Creating An Achievement-Based Resume

Nancy Anderson
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These days, it's almost impossible to make an impact with a resume that simply features a list of jobs, skills and degrees. Job recruiters are bored with these types of resumes, as they're pretty mundane and don't make the applicant shine. Stand out among other applicants with an achievement-based resume. This type of resume instantly draws the attention of recruiters, as it provides concrete examples of your accomplishments and emphasizes your value as an employee.

Quantify Your Accomplishments

Recruiters are interested in workers who produced solid results in previous roles. An achievement-based resume allows you to quantify your accomplishments, breaking them down in terms of numbers, percentages, dollar amounts and specific amounts of time. Avoid using bland statements such as "led a large sales team" or "helped to increase holiday revenue" on your achievement-based resume. Be specific and use actual data. Describe how you were able to increase sales in your department by 25 percent in just three months or how you implemented a sales strategy that brought in an extra $100,000 in holiday season revenue. Let recruiters know how much of a budget you were given and how you used that budget to increase your company's bottom line. This information makes recruiters view you as a valuable asset to the company rather than just another applicant.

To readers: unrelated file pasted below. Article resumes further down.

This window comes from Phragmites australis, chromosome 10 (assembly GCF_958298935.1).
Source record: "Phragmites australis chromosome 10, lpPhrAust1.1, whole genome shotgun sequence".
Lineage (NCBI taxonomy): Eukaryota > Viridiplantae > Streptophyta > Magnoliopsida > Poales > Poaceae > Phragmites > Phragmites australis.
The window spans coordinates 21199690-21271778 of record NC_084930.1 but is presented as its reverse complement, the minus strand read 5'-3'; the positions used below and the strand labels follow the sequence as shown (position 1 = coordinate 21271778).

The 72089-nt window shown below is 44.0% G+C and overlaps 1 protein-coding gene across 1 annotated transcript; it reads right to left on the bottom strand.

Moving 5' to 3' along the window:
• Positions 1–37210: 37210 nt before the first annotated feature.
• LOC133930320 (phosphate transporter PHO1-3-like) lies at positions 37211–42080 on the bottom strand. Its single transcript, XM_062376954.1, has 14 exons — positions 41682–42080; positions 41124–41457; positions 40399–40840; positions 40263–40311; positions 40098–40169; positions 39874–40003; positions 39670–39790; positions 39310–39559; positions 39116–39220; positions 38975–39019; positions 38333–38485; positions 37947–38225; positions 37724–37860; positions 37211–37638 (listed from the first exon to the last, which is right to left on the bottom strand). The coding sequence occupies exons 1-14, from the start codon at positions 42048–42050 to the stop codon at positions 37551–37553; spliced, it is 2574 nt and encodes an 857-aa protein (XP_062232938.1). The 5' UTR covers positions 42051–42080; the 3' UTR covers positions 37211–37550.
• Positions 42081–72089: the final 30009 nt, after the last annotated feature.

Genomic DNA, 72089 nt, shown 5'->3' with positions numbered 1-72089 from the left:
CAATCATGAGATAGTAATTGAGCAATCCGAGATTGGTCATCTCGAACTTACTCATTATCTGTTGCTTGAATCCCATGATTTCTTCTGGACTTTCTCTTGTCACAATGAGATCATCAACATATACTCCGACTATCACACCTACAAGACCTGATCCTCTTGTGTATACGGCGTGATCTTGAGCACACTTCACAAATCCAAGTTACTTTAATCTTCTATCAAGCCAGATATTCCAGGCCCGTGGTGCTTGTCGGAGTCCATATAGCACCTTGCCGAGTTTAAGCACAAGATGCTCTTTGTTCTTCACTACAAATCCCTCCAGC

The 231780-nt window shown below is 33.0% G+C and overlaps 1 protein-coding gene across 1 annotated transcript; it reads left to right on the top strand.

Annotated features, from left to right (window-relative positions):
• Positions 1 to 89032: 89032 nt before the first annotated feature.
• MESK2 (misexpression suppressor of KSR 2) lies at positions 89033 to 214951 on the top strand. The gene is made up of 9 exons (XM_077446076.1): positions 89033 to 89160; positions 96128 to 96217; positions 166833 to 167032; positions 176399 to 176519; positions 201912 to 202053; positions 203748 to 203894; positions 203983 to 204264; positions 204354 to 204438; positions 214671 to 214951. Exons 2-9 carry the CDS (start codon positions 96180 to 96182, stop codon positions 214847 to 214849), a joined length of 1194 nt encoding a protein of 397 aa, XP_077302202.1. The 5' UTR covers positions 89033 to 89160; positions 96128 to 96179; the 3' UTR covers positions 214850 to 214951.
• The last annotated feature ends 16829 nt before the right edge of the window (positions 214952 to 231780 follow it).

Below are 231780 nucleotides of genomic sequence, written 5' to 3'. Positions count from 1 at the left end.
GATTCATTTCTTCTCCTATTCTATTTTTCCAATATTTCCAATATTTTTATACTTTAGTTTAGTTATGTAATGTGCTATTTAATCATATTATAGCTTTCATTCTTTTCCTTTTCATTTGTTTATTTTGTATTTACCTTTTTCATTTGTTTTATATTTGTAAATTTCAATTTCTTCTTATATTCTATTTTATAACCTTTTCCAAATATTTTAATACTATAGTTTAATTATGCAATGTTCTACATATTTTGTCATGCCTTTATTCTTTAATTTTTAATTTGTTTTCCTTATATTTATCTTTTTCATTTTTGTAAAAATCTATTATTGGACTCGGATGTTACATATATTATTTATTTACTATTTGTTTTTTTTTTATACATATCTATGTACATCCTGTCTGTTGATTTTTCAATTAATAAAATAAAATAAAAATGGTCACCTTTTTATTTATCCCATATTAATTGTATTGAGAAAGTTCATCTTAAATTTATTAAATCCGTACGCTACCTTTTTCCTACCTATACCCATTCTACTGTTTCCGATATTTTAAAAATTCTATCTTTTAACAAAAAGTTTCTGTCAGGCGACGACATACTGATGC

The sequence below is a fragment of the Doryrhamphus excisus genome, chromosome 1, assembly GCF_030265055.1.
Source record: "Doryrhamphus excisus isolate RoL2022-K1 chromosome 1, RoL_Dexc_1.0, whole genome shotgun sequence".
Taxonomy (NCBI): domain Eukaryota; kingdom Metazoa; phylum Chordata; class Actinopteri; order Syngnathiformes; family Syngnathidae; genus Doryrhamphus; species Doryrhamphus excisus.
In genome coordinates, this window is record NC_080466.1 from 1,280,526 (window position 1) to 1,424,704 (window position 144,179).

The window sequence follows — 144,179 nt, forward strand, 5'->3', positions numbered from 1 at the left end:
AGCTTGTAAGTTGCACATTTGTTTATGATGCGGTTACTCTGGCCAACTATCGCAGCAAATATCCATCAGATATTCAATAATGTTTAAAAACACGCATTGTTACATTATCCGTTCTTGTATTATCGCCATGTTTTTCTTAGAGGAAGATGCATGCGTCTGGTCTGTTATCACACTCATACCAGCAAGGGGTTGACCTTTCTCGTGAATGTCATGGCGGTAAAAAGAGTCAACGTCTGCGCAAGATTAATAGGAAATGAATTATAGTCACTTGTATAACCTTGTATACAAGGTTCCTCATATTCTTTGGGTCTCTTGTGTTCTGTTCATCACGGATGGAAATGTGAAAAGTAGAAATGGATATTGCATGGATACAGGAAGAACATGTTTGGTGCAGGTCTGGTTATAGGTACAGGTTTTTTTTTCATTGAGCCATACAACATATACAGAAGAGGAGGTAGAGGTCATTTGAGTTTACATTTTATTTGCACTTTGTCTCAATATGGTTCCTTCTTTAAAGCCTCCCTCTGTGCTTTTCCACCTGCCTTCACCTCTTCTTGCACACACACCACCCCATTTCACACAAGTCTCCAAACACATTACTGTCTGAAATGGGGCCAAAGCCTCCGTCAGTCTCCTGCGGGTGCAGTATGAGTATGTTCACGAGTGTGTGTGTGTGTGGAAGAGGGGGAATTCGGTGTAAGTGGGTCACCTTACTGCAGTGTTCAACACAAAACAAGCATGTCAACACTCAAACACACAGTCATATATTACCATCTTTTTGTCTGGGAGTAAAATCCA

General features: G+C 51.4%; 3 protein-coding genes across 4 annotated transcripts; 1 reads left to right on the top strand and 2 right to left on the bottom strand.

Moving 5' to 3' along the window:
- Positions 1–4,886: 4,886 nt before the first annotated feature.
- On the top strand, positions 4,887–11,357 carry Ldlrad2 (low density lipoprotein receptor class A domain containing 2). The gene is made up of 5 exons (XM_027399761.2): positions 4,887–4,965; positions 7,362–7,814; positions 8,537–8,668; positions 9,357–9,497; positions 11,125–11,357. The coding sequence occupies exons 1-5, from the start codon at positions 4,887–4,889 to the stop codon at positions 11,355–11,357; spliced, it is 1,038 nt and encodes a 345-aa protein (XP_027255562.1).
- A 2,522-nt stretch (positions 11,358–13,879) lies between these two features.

Briefly Describe Challenges and Results

It's important to keep your resume as short as possible, so don't tell each accomplishment story in its entirety on your achievement-based resume. Instead, use one-sentence statements that describe the challenge you or your department faced and explain how you took action to address the issue. Make sure you describe the results of that action using actual data. For example, if your company had a large number of customers cancel their product or service in recent months and you helped to turn that around, include this type of statement on your resume: "Implemented a rewards program designed to encourage cancelling customers to remain with the company, resulting in a 60 percent decrease in cancellations."

Use Action Verbs

An achievement-based resume must have ample action words. Action words leave a more powerful impression with the reader than a resume filled with passive-sounding terms. Begin the descriptions and bullet points on your action-based resume with terms such as "developed," "managed," "designed" or "created." These words give the impression that you're a leader and an action-oriented individual who gets things done.

It's not uncommon for job recruiters to receive dozens of resumes for a single job posting, so your document must stand out if you want to make the cut. Creating an achievement-based resume is one of the best ways to outshine your competition. This document cuts to the chase by letting recruiters know exactly what you accomplished in previous positions and how you can accomplish the same, or even more, for their organization.

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